During the post-war era, America chugged along with a belief that 'bigger is better'. A whole host of consumer goods were following this trend, with cars leading the pack. Engines ballooned into V8 monsters with capacities reaching those of commercial vehicles. Double-digit fuel consumption figures were rarely heard of.
Despite this trend, one such motor company of the era saw things differently. Wanting to appease the American people with a true economy car in a market segment that had yet to exist on American shores, the result was the Nash Metropolitan.
The Nash company yearned to create a car for those wanting a town car for daily use. Detroit designer William J. Flajole came up with the Nash Experimental International and showcased the design study at New York’s Waldorf Astoria hotel on January 4, 1950.
Despite concerns, the preview model was popular, and the decision was made to take the vehicle into production. However, this posed several problems. For a fledgeling company, the cost of tooling and production on home soil proved unviable – in the region of $20 million.
The decision was made to find an established manufacturer overseas who could meet the design brief; using parts from existing model lineups. Austin of BMC in the UK was the star choice.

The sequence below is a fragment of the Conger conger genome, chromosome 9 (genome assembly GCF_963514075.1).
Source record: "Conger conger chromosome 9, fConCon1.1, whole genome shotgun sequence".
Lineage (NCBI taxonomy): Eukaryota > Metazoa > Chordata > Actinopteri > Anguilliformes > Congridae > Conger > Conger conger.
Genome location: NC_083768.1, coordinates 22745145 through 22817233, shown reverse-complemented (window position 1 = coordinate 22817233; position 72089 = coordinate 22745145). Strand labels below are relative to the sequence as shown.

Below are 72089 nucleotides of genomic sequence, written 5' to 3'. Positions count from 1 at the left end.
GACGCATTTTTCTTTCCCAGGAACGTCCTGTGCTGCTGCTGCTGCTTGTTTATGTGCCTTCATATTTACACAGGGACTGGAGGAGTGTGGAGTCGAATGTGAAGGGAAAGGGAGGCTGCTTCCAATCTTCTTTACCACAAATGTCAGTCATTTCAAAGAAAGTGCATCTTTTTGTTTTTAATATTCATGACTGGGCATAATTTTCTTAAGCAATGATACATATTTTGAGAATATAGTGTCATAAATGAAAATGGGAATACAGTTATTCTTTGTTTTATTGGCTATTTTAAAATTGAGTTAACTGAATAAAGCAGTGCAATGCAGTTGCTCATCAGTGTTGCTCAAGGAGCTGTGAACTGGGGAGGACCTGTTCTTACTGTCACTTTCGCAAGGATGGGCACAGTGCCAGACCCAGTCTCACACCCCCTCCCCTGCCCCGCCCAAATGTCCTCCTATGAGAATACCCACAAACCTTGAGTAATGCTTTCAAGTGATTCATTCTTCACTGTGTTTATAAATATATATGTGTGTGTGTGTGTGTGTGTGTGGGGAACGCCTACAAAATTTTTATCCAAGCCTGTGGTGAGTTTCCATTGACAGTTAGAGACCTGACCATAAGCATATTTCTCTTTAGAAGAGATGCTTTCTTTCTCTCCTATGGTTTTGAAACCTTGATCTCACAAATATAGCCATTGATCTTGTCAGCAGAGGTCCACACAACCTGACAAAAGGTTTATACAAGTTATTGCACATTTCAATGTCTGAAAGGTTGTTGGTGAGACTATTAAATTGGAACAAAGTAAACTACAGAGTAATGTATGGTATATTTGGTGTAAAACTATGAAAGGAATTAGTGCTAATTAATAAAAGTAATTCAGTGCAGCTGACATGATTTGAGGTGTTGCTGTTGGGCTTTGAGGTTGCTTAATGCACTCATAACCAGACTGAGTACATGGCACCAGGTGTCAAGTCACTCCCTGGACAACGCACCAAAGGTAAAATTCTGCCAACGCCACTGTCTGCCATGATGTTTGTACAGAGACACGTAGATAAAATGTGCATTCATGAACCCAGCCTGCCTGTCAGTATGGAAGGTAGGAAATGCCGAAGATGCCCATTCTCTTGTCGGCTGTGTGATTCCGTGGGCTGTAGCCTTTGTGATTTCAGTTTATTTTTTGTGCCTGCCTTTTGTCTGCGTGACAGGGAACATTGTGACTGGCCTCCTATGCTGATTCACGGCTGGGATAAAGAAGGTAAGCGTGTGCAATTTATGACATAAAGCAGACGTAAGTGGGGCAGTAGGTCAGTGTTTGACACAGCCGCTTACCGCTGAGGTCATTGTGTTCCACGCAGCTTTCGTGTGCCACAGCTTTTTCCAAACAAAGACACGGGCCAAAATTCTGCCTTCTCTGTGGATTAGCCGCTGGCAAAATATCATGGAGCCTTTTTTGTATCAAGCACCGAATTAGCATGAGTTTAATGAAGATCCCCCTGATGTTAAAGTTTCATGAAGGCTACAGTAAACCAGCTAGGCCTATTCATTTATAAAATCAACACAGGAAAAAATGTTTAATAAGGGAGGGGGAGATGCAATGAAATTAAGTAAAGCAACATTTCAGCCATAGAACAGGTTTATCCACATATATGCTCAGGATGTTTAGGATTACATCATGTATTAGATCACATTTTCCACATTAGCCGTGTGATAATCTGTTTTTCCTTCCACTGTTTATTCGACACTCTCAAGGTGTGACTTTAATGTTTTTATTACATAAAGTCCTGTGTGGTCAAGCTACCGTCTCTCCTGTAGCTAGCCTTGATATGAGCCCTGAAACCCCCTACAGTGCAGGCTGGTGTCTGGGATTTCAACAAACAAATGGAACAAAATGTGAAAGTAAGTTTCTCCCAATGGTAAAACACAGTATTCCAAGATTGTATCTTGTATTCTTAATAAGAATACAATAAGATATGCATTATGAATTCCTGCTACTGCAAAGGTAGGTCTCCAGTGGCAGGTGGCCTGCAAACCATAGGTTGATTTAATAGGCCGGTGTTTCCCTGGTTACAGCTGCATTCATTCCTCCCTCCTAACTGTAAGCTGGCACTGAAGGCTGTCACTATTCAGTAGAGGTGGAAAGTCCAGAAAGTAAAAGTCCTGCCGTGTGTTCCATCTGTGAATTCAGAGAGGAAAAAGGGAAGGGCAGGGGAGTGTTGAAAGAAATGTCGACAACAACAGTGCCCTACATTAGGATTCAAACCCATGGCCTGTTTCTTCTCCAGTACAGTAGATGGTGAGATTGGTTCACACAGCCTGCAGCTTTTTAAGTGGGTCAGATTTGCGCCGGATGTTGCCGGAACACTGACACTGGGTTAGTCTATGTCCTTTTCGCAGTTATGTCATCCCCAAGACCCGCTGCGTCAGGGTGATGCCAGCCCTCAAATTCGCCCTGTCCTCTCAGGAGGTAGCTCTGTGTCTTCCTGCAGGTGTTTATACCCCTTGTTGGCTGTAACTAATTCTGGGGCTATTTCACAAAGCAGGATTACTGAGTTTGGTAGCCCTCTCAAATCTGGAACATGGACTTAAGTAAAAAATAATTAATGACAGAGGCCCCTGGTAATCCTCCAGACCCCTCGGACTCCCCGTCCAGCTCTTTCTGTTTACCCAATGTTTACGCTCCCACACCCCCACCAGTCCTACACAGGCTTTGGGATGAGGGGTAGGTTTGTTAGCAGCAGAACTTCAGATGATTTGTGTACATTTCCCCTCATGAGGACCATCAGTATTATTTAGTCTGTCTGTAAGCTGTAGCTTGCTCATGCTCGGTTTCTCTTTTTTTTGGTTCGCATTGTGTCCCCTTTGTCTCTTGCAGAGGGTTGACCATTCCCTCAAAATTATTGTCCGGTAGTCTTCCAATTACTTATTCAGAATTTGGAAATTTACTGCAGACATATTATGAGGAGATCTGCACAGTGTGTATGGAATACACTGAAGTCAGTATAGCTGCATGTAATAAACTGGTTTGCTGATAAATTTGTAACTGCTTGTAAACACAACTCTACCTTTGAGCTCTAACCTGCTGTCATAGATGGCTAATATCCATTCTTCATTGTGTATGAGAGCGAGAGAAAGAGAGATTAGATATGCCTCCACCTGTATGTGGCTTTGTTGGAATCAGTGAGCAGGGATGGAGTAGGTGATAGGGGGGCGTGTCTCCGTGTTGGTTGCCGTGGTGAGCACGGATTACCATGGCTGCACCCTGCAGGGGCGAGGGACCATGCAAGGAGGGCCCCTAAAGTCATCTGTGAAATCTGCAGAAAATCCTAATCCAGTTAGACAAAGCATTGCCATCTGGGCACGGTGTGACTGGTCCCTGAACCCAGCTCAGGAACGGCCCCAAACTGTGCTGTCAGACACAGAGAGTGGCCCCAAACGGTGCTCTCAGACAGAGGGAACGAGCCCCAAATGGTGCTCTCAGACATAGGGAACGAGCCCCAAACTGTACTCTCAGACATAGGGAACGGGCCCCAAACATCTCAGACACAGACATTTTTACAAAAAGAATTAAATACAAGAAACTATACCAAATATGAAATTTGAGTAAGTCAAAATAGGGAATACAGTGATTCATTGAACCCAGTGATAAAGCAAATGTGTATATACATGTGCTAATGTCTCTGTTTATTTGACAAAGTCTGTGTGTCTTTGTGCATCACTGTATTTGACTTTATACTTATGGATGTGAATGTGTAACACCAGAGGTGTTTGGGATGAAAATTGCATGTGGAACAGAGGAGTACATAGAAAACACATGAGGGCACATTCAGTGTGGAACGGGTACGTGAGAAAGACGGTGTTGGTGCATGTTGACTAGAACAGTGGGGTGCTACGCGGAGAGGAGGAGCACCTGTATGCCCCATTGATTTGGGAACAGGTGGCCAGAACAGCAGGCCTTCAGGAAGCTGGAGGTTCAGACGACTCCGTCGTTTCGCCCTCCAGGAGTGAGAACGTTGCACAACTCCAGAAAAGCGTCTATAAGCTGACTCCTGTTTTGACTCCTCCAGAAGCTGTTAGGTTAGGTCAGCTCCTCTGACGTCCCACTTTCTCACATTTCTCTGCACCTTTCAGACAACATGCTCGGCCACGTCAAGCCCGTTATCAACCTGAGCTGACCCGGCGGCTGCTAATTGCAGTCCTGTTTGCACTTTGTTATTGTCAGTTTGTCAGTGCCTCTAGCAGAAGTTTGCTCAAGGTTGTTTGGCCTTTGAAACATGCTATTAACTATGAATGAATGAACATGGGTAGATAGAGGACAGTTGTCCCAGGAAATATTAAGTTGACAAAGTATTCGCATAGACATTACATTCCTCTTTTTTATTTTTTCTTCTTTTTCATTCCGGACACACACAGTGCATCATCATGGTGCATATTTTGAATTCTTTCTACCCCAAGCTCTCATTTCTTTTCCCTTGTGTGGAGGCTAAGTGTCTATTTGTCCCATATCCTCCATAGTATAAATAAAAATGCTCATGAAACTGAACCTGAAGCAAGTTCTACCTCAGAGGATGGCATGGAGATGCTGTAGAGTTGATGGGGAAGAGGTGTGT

Using running gear from the Austin A40 and parts from the Bugeye Sprite, it was the perfect marriage. The famous A-series powerplant was used, which complimented the design as a simple pushrod engine with an excess of 40 horsepower.
Although the prototype included a plethora of innovations, only the symmetrical doors made it through to the production model, allowing owners to reduce costs in the event of an accident.
Despite the initial mixed reviews, people warmed to the car quite surprisingly. It was a testament to a different engineering perspective, with road testers frequently commenting on the car's agility; considering its tiny engine and dimensions.
The car featured here lacks a description, however it offers cues to a growing interest in engine swapped Nash Metropolitans. Although specifics are scant, the tell-tale blower pushing its way out of the hood suggests a potential V8 swap amongst other modifications.
With a clear custom paint job to boot, we can imagine what a mentalist this car would be on the road, and how the then optional seat belts would be a must. The deep dish rear wheels and tyres contrasting with the spindly front setup shows that power is a likely ten-fold increase on the originals.
Modified front wings to mimic those of the rear complete the look, with a contrasting white interior adds to the aesthetic. We know we’re intrigued to know more, especially what powers this little beast.
For more information visit the Motorious classifieds, where this Nash Metropolitan is up for auction.
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